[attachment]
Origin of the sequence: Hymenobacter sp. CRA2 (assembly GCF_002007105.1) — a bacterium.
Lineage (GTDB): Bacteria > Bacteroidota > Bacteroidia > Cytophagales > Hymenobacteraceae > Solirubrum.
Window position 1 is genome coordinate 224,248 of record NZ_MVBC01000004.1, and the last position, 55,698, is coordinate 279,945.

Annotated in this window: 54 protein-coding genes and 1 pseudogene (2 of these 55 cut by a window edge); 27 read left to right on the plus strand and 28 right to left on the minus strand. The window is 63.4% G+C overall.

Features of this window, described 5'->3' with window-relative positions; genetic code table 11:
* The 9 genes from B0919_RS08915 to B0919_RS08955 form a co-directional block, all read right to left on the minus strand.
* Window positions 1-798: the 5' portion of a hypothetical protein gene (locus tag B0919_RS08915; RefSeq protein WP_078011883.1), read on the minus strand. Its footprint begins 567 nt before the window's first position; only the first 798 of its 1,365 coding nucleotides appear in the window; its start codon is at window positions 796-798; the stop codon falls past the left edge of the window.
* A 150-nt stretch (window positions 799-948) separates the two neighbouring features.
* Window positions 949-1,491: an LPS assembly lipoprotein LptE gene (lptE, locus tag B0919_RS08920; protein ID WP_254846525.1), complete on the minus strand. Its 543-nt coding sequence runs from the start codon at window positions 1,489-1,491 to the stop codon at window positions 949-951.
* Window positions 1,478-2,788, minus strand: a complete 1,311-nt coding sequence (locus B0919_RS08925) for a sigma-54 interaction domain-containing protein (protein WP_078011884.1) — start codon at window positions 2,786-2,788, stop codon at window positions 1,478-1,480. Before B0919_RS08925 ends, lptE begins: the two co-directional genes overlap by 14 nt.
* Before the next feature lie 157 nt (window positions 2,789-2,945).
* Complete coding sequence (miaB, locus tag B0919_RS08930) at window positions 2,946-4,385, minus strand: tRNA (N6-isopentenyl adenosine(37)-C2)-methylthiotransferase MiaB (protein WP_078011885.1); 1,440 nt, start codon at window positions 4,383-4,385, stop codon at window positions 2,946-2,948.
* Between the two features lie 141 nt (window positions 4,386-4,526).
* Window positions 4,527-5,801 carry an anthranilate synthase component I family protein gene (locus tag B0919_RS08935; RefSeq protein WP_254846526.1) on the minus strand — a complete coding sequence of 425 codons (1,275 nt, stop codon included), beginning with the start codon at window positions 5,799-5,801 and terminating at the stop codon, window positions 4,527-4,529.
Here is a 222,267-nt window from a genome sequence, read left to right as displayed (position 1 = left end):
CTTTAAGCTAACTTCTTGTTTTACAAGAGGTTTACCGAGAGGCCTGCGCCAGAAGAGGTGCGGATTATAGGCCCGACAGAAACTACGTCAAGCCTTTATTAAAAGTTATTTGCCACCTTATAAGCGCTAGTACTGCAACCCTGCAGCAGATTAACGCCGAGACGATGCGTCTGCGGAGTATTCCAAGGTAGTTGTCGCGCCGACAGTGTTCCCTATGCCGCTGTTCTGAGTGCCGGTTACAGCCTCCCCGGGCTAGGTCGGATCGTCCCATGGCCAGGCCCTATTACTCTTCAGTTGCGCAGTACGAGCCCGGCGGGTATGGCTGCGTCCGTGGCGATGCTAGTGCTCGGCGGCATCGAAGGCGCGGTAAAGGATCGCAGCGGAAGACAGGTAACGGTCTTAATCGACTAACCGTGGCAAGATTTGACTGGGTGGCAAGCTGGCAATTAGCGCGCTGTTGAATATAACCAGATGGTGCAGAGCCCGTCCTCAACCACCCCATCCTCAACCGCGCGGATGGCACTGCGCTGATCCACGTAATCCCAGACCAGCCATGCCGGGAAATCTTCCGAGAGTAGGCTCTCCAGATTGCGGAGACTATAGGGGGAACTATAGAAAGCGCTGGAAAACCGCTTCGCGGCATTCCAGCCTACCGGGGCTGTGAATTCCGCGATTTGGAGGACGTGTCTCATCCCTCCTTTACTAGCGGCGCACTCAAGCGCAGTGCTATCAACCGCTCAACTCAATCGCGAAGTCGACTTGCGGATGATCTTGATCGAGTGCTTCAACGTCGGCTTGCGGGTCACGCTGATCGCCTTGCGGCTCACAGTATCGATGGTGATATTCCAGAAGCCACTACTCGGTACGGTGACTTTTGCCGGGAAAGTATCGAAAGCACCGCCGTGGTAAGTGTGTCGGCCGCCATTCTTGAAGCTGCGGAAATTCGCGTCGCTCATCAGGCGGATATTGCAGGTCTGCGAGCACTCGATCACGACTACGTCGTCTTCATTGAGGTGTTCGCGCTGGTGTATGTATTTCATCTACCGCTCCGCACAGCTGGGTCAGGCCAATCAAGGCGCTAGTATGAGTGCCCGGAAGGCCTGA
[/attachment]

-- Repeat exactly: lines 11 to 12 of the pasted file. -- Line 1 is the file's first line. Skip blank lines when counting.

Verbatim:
* Before the next feature lie 157 nt (window positions 2,789-2,945).
* Complete coding sequence (miaB, locus tag B0919_RS08930) at window positions 2,946-4,385, minus strand: tRNA (N6-isopentenyl adenosine(37)-C2)-methylthiotransferase MiaB (protein WP_078011885.1); 1,440 nt, start codon at window positions 4,383-4,385, stop codon at window positions 2,946-2,948.